Llachon, a small rural community on the Capachica peninsula in Lake Titicaca, Peru. Here, dancers perform during a fiesta celebrating the patron saint, Saint Anthony of Padua, and the community’s anniversary in June 2013. Many residents have left to study or work in cities and the mining industry, but many return for festivities.

When I was 13, in 1981, I immigrated to the United States with my parents and sister from Peru. Since that time the D.C. area has been my home. In many ways, I’ve lived a hybrid life based on values, traditions and experiences of two countries, which is nothing unusual for immigrants. But as I’ve gotten older, and the reality that I have lived in Washington for about three-fourths of my life has set in, I have become more nostalgic for Peru — family, food, friends, traditions.

Three years ago I embarked on a long-term project exploring my roots; in particular, I wanted to document daily life, festivals and traditions in Lake Titicaca, Puno√, where my Italian great-great-grandfather immigrated to in the late 1800s, from Italy. Like me, he was an immigrant and a photographer. and He was also a writer, and musician, and completely immersed in the life and culture of his adopted home, never returning to his native land.

By the time I was born, my family had long left Lake Titicaca, but that’s where many of the great stories I heard as a child came from. And as the folklore capital of Peru, it is also central to Peruvian identity. Whereas Puno was a new land that meant a new identity for my great-great-grandfather, for me it is a land of inherited memories and part of my identity. Like my great-great-grandfather, I, too, have made my life in a new country. In most ways Puno, in the Andean high plains with an altitude over 12,000 feet, could not be more different from Washington, yet both places represent home for me.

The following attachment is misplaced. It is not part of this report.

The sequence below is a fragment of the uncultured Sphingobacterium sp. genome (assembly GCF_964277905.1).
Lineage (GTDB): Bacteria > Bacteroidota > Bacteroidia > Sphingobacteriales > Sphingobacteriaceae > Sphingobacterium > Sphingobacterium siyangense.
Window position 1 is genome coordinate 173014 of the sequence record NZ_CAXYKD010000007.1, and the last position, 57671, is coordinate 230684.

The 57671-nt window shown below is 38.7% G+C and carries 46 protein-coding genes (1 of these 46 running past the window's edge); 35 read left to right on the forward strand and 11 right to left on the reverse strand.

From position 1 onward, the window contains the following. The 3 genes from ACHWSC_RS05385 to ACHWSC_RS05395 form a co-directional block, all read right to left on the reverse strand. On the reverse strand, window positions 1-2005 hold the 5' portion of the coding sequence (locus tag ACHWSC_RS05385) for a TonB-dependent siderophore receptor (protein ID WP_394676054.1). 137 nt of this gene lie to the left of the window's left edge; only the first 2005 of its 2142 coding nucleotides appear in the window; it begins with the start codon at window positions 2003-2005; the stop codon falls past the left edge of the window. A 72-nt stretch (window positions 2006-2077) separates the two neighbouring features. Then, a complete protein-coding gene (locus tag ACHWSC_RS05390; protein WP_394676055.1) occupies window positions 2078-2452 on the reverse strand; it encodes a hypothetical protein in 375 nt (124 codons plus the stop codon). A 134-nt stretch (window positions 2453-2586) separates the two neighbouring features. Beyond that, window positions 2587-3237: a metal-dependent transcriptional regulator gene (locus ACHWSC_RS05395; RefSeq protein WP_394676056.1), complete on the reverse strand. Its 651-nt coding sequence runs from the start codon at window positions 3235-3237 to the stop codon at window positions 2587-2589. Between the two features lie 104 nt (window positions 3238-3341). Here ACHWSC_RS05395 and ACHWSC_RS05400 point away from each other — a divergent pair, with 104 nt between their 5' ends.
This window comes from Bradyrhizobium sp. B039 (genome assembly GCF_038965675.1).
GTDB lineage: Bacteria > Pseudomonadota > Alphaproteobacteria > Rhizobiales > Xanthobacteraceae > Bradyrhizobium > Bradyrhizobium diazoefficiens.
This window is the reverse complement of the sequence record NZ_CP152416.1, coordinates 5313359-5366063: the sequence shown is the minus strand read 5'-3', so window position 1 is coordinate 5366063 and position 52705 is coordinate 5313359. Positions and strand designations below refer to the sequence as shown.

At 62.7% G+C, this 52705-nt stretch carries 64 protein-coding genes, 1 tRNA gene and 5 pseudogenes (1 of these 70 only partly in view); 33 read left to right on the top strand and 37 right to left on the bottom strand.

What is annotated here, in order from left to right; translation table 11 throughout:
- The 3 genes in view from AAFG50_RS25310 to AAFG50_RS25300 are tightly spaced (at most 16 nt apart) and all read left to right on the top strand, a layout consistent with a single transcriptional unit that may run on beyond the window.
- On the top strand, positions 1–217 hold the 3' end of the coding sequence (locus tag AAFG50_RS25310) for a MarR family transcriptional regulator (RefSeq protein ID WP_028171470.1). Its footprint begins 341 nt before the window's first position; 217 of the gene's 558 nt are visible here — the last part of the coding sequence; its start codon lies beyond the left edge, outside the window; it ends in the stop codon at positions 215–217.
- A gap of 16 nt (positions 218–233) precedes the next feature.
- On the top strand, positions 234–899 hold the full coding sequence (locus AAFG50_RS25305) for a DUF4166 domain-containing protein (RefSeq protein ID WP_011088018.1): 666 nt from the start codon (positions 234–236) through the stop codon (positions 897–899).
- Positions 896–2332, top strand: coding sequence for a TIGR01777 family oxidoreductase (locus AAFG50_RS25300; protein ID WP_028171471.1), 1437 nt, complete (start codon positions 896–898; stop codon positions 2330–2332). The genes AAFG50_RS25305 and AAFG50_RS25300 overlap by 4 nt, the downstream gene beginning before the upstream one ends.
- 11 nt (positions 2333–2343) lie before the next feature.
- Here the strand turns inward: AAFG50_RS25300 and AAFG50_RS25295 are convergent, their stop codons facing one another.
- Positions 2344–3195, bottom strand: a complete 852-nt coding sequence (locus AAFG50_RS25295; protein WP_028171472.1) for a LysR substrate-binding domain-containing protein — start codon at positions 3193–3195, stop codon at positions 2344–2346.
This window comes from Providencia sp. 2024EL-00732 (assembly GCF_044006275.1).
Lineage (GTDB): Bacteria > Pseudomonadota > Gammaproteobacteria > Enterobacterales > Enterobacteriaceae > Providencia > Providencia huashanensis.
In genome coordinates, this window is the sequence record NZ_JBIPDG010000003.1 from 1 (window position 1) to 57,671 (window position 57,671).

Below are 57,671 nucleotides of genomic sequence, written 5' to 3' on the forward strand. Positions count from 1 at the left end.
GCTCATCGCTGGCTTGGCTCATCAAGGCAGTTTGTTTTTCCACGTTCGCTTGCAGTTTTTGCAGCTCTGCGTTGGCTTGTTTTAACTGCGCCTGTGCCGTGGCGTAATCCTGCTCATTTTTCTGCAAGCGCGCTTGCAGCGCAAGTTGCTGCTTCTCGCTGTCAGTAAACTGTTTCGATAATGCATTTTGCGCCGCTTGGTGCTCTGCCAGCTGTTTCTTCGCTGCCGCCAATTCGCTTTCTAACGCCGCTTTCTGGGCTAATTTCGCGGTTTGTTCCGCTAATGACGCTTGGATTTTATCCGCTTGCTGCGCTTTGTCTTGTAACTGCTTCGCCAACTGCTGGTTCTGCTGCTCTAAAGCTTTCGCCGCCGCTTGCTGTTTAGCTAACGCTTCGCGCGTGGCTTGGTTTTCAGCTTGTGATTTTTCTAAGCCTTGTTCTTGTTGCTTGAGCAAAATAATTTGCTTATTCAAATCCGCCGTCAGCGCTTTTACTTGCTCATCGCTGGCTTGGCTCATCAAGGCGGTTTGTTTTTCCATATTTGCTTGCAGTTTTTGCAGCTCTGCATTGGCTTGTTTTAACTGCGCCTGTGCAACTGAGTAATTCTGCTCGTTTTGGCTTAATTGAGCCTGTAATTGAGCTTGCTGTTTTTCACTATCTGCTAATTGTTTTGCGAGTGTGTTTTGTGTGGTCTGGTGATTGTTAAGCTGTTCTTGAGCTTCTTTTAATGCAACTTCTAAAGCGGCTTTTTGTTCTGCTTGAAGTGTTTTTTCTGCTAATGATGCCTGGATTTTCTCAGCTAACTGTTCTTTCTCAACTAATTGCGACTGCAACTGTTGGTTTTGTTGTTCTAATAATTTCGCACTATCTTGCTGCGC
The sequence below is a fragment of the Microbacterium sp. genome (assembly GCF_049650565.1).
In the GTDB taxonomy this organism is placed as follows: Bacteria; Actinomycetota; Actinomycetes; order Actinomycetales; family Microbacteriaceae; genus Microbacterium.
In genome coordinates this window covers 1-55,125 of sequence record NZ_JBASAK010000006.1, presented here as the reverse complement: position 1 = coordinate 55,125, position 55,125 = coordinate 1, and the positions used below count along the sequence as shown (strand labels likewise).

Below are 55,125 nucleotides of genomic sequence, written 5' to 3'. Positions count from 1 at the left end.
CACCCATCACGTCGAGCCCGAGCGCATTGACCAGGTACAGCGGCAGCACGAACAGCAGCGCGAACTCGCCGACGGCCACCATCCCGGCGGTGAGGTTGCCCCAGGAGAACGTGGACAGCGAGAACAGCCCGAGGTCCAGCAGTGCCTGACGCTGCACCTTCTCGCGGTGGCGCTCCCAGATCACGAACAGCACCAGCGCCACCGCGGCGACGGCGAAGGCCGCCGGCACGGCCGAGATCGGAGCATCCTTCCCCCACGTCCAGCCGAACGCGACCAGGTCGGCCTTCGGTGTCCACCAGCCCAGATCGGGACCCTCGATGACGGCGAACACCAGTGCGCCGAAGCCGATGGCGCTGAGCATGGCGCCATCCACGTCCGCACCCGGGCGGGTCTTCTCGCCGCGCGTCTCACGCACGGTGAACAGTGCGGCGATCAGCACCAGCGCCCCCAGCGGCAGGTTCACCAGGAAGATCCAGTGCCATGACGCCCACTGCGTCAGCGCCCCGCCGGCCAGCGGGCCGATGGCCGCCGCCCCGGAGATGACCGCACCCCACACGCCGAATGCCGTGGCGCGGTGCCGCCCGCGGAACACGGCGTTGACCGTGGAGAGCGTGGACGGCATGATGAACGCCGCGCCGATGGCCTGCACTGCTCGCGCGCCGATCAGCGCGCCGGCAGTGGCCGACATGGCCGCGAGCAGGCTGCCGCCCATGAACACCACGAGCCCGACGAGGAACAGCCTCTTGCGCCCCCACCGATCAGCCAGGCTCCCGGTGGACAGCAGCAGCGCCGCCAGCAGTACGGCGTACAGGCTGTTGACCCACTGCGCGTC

Hector Emanuel photographs social and environmental issues in Latin America and the States.


Musicians at a festival celebrating the Virgin of Candelaria in Puno, Peru, in February 2015. During the fiesta, about 15,000 musicians come into the small city to play and celebrate.

At the fiesta in Llachon, one dance uses animal costumes such as gorillas to represent strength.

Girls at the Puno festival.

A sack race on the first Beach Day at Lake Titicaca in February 2015.

Dancers at the Saint Anthony fiesta. Although recently Llachon has had a bit of an economic resurgence due to tourism, the four-day festival is still very much a local affair.

A man sets off fireworks early in the morning to announce beginning of the day’s festivities in Llachon.

The small community of Chucasuyo celebrates the Jata Katu, the new potato seed festival, in February 2015. The people celebrate the potato harvest, whether it’s good or bad.

A bullfighter in Llachon in June 2013.

The festival in Llachon continue for four days.

A little boy at the Llachon fiesta.

This man rents fancy horses to communities such as Llachon for their festivals.

Sousaphone musicians in the Sonido Brass Orchestra rehearse a few days before the festival celebrating the Virgin of Candelaria in Puno.

A girl gets ready to participate in the fiesta in Llachon.

An altar for the Virgin of Candelaria at the Church of San Juan in Puno.

More In Sight: 

Looking back at New Year’s Eve in Times Square

Seldom-seen photos show what America looked like in the 1940s…in color

Heartbreaking photos show what it’s like living in a walled city of a brothel